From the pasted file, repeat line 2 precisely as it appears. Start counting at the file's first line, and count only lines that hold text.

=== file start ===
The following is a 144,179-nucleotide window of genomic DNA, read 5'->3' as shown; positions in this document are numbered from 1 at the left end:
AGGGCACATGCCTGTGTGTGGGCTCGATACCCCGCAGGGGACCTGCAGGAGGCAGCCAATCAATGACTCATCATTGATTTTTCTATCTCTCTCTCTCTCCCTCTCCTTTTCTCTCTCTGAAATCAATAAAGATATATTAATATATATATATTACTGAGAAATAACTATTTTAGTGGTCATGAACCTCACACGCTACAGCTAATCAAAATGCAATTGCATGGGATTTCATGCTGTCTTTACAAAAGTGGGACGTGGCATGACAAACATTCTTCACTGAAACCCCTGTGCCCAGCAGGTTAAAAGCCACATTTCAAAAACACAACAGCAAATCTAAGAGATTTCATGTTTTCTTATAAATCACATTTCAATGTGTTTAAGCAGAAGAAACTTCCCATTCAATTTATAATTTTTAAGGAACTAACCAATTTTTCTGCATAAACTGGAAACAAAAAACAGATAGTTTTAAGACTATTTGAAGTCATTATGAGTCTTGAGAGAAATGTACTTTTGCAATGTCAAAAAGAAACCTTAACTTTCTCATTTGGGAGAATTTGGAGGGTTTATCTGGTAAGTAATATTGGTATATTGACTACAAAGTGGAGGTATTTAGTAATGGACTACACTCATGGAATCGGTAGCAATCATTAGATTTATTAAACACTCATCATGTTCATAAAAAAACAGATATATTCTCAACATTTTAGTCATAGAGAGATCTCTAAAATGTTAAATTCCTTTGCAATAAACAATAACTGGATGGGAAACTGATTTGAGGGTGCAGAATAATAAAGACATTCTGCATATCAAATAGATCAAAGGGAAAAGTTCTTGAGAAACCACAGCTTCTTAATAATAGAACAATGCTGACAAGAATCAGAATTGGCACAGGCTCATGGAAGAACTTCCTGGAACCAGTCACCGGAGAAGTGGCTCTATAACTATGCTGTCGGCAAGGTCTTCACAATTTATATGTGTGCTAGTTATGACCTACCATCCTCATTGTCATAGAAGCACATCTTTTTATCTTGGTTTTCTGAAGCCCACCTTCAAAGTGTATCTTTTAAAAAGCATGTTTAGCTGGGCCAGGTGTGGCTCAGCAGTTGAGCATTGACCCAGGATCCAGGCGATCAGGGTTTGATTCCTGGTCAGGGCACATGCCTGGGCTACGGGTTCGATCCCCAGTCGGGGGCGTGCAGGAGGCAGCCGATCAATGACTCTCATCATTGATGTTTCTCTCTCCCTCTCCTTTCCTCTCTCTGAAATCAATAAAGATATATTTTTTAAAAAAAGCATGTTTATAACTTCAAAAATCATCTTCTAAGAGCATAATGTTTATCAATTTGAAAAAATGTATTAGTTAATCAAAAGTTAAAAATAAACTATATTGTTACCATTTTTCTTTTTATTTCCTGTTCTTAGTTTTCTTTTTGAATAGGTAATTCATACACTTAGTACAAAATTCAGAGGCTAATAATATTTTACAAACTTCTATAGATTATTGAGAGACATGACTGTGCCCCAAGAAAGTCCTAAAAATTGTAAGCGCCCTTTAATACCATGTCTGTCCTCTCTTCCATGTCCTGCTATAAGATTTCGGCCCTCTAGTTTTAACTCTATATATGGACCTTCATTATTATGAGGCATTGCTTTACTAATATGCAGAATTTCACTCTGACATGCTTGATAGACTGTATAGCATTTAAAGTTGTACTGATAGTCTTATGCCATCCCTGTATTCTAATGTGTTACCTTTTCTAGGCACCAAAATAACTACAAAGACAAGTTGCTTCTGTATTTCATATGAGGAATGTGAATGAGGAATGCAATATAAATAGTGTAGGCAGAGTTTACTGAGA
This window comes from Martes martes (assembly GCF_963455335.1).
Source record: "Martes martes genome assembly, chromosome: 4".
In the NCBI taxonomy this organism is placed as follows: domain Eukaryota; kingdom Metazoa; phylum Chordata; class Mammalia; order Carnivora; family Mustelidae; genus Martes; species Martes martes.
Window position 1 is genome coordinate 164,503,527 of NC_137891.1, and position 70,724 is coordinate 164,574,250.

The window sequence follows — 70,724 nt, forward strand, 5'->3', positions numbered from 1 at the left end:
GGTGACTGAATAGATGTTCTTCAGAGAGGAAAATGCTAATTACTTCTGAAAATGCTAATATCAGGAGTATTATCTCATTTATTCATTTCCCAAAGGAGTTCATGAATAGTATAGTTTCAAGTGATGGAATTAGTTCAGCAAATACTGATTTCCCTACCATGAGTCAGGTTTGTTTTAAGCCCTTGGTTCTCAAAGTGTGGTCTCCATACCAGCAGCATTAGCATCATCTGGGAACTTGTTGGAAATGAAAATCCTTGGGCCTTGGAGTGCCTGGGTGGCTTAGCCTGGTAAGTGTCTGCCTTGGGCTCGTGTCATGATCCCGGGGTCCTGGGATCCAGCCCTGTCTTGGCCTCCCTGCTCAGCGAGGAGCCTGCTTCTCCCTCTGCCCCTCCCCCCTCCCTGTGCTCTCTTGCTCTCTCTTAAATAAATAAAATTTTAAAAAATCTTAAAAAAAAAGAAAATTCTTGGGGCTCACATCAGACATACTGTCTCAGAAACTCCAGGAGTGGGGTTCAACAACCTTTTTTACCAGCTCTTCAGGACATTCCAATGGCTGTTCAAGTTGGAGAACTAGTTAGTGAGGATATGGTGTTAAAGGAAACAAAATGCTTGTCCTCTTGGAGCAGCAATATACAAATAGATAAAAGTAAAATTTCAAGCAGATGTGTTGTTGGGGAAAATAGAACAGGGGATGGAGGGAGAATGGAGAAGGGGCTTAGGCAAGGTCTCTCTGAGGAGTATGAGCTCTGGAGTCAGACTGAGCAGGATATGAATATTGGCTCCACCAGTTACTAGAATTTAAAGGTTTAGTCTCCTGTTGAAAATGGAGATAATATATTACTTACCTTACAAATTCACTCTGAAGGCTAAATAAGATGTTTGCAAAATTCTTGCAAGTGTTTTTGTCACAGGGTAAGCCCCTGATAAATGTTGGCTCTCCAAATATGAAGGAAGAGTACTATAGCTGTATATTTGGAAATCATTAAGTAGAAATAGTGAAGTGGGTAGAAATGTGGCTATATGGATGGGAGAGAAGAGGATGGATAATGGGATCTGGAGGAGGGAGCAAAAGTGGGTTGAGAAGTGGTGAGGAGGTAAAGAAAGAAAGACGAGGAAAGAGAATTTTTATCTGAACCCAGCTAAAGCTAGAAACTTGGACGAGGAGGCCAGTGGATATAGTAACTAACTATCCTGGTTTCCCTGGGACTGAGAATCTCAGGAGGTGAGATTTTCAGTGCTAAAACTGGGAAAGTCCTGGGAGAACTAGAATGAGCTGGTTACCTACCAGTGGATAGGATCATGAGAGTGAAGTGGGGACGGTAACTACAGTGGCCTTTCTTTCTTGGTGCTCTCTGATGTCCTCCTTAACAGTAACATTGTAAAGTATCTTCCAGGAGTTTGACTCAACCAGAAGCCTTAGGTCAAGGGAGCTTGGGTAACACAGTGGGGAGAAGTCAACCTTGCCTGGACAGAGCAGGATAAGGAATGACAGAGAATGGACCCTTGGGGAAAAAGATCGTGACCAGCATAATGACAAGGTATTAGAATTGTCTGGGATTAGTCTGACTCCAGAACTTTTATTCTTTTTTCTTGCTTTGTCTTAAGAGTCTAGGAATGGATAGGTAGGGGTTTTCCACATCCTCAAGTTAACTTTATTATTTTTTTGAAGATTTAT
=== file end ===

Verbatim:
AGGGCACATGCCTGTGTGTGGGCTCGATACCCCGCAGGGGACCTGCAGGAGGCAGCCAATCAATGACTCATCATTGATTTTTCTATCTCTCTCTCTCTCCCTCTCCTTTTCTCTCTCTGAAATCAATAAAGATATATTAATATATATATATTACTGAGAAATAACTATTTTAGTGGTCATGAACCTCACACGCTACAGCTAATCAAAATGCAATTGCATGGGATTTCATGCTGTCTTTACAAAAGTGGGACGTGGCATGACAAACATTCTTCACTGAAACCCCTGTGCCCAGCAGGTTAAAAGCCACATTTCAAAAACACAACAGCAAATCTAAGAGATTTCATGTTTTCTTATAAATCACATTTCAATGTGTTTAAGCAGAAGAAACTTCCCATTCAATTTATAATTTTTAAGGAACTAACCAATTTTTCTGCATAAACTGGAAACAAAAAACAGATAGTTTTAAGACTATTTGAAGTCATTATGAGTCTTGAGAGAAATGTACTTTTGCAATGTCAAAAAGAAACCTTAACTTTCTCATTTGGGAGAATTTGGAGGGTTTATCTGGTAAGTAATATTGGTATATTGACTACAAAGTGGAGGTATTTAGTAATGGACTACACTCATGGAATCGGTAGCAATCATTAGATTTATTAAACACTCATCATGTTCATAAAAAAACAGATATATTCTCAACATTTTAGTCATAGAGAGATCTCTAAAATGTTAAATTCCTTTGCAATAAACAATAACTGGATGGGAAACTGATTTGAGGGTGCAGAATAATAAAGACATTCTGCATATCAAATAGATCAAAGGGAAAAGTTCTTGAGAAACCACAGCTTCTTAATAATAGAACAATGCTGACAAGAATCAGAATTGGCACAGGCTCATGGAAGAACTTCCTGGAACCAGTCACCGGAGAAGTGGCTCTATAACTATGCTGTCGGCAAGGTCTTCACAATTTATATGTGTGCTAGTTATGACCTACCATCCTCATTGTCATAGAAGCACATCTTTTTATCTTGGTTTTCTGAAGCCCACCTTCAAAGTGTATCTTTTAAAAAGCATGTTTAGCTGGGCCAGGTGTGGCTCAGCAGTTGAGCATTGACCCAGGATCCAGGCGATCAGGGTTTGATTCCTGGTCAGGGCACATGCCTGGGCTACGGGTTCGATCCCCAGTCGGGGGCGTGCAGGAGGCAGCCGATCAATGACTCTCATCATTGATGTTTCTCTCTCCCTCTCCTTTCCTCTCTCTGAAATCAATAAAGATATATTTTTTAAAAAAAGCATGTTTATAACTTCAAAAATCATCTTCTAAGAGCATAATGTTTATCAATTTGAAAAAATGTATTAGTTAATCAAAAGTTAAAAATAAACTATATTGTTACCATTTTTCTTTTTATTTCCTGTTCTTAGTTTTCTTTTTGAATAGGTAATTCATACACTTAGTACAAAATTCAGAGGCTAATAATATTTTACAAACTTCTATAGATTATTGAGAGACATGACTGTGCCCCAAGAAAGTCCTAAAAATTGTAAGCGCCCTTTAATACCATGTCTGTCCTCTCTTCCATGTCCTGCTATAAGATTTCGGCCCTCTAGTTTTAACTCTATATATGGACCTTCATTATTATGAGGCATTGCTTTACTAATATGCAGAATTTCACTCTGACATGCTTGATAGACTGTATAGCATTTAAAGTTGTACTGATAGTCTTATGCCATCCCTGTATTCTAATGTGTTACCTTTTCTAGGCACCAAAATAACTACAAAGACAAGTTGCTTCTGTATTTCATATGAGGAATGTGAATGAGGAATGCAATATAAATAGTGTAGGCAGAGTTTACTGAGA